I engraved the O’Fallon road race onto my calendar last January. Since then, I have been planning for it to be my last race before a long period of rest and recovery. If all went according to plan, I would be going good for Galena and would then taper slightly for O’Fallon, the IL Championship masters’ road race. I wouldn’t participate in the omnium so that I could save everything for the road race and hopefully bring home the championship jersey. I wasn’t alone in that thinking. No other IL rider raced the TT the night before. I know. I was there spying -I mean watching.

We would race for two and one half laps or a mere 54 miles. The first lap was pretty tame. My only concern for it would be to make sure nothing rode off the front early. We were a small field of 12, with six racers from IL. This made maneuvering and watching quite easy, but I still wanted to make sure I kept near the front. There were three guys from Gateway Cycling Club, and one of them smoked the TT for the W, so I marked him. I figured he would be their guy to win. The MO riders guessed that the IL riders would be most aggressive, so they were content to sit in towards the back of our little field. Before the end of lap one, I had ridden at endurance pace on the front for a few minutes, chased down two guys while dragging the rest with me, and probed with some tempo while on the front with strong crosswinds. No real fireworks. One of the Gateway racers strung us out for a while. My legs were getting warm and ready as we approached the end of the 22 mile lap, and the only real significant hill. It was not Galena significant, but it was sharp enough to be a race factor.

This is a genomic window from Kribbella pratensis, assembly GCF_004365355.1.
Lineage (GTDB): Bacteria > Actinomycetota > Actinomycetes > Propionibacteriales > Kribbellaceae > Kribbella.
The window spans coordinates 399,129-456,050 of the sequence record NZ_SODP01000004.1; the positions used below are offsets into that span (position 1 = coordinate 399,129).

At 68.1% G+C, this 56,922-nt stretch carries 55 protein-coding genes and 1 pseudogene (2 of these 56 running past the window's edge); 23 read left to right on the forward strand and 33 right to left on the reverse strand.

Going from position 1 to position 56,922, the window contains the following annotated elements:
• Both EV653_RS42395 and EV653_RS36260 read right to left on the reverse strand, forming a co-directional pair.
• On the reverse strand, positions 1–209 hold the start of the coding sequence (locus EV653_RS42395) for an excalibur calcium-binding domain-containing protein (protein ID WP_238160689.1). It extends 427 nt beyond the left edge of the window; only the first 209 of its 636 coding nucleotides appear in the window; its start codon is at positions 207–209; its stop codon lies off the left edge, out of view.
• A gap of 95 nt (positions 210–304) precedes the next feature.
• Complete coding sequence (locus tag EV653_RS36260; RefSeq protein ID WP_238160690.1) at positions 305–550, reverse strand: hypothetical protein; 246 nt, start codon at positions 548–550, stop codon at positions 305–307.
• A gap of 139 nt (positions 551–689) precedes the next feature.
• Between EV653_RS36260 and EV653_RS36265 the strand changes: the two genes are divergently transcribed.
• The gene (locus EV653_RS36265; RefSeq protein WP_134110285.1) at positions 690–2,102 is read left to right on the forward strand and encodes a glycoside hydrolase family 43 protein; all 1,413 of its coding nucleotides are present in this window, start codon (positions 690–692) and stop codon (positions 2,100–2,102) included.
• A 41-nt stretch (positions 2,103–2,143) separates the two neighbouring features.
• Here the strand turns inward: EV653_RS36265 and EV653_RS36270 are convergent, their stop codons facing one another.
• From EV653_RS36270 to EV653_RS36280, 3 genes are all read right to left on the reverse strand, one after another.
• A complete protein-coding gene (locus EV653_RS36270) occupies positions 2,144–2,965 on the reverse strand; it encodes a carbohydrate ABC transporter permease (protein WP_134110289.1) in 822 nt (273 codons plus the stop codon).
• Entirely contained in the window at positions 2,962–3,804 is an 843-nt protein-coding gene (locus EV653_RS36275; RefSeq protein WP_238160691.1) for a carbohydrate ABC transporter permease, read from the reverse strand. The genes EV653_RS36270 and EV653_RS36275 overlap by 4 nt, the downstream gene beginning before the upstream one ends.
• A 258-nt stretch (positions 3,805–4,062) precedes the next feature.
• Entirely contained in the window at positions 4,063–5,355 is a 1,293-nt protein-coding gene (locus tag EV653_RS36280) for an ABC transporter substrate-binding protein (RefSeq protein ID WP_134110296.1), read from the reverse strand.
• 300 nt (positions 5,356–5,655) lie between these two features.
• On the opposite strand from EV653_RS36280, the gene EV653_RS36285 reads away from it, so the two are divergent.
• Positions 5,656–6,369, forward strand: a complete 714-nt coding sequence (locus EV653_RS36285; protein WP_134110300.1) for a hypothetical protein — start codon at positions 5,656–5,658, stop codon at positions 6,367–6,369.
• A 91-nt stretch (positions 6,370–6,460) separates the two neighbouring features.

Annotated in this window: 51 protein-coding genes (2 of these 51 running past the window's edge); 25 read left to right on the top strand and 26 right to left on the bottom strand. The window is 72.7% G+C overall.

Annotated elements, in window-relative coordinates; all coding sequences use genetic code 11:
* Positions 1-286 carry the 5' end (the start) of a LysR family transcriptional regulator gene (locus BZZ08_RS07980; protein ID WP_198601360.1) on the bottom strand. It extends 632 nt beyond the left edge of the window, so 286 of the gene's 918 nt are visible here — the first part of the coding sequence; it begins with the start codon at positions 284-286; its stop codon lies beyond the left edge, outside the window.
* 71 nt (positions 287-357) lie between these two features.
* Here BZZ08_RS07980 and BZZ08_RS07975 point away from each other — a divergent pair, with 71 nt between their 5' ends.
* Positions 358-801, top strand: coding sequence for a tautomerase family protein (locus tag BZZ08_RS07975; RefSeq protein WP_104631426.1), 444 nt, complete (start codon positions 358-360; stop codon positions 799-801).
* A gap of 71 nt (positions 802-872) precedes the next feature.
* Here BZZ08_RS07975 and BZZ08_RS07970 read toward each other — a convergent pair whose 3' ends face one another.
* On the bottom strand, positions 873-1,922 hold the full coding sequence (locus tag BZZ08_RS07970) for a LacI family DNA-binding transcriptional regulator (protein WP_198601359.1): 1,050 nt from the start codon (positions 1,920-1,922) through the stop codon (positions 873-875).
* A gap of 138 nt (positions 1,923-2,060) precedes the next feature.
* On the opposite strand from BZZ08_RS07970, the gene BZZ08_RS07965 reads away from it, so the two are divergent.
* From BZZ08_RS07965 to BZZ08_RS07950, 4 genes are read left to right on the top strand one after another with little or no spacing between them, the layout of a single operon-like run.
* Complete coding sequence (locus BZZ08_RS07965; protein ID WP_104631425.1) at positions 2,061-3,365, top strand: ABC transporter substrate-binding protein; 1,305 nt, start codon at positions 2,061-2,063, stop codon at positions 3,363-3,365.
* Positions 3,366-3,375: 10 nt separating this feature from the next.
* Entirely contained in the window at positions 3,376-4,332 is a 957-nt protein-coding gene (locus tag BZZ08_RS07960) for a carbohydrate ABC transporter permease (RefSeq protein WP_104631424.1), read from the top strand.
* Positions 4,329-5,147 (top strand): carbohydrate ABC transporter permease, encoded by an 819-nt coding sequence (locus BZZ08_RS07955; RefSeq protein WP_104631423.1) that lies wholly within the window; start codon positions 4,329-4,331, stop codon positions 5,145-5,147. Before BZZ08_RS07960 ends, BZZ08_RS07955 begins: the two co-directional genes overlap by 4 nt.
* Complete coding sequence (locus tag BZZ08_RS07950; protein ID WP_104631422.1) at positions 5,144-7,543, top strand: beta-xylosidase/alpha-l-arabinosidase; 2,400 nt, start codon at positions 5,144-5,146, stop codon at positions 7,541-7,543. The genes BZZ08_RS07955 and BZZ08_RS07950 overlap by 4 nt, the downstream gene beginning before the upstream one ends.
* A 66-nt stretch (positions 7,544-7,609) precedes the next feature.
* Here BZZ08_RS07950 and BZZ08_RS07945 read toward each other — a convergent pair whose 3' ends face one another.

I marked this moment as an opportunity to make my first move. I didn’t want to attack, but wanted to charge up the hill fast enough to inflict some damage. My hope was to shed riders and possibly get myself into a move that contained a strong Gateway racer. If their fastest guy marked the move and we got away, and he had better legs than me, it wouldn’t necessarily mean my losing the jersey, but would mean that we would be able to stay safely away from the group, which was the objective. So I hammered up the hill, got over the top and glanced back. The only rider on my wheel was an IL rider.

Bicycle Heaven racer Marc, who won the ToG road race, was glued onto my wheel. I heard teammates screaming at us as we whizzed by the Athletico tent. We turned and looked back. We had stretched the gap significantly. I continued for a few minutes and flicked my elbow. Marc pulled through, and we exchanged a few words of encouragement. We were now committed. Do or die. Game on.

As we worked together, I thought about how this was now a tad harder than I had planned. Two IL guys riding for the championship meant second place was not an option. I would need to now figure out a way to win.

As we finished the second lap, I went up the hill faster than I had done previously, wondering if I could shake my partner. Up the hill we went. It was now late in the day, and hot, and as we reached the top of the hill for the second time, I could see his shadow all up in my business. There was no shaking him. This was concerning. Previously, my partner had shown a few signs of fatigue, and I was convinced he was tiring after riding hard that second lap. But now however, I was beginning to believe all that was wise bluffing, and that he had used me as a launching pad and then wind shield. Also, anytime I went hard up a rise, I never gapped him. Oh the trickery! We went through the feed zone and he told me he was going for water. I was fuming. We left Kyle road and headed out again for the half lap. I flicked my elbow; he didn’t pull through. I had been played. This guy was planning to rip my legs off. I flicked again and he pulled through. Our pace slowed significantly. It was the first time we had dialed down the intensity. This was mentally taxing, because when you’re in the break, if you’re not riding until it hurts, you’ll get caught. Was our gap large enough to continue at this slower pace? I didn’t know. I looked back. The coast looked clear. We were in good shape, for now. 10 miles to go.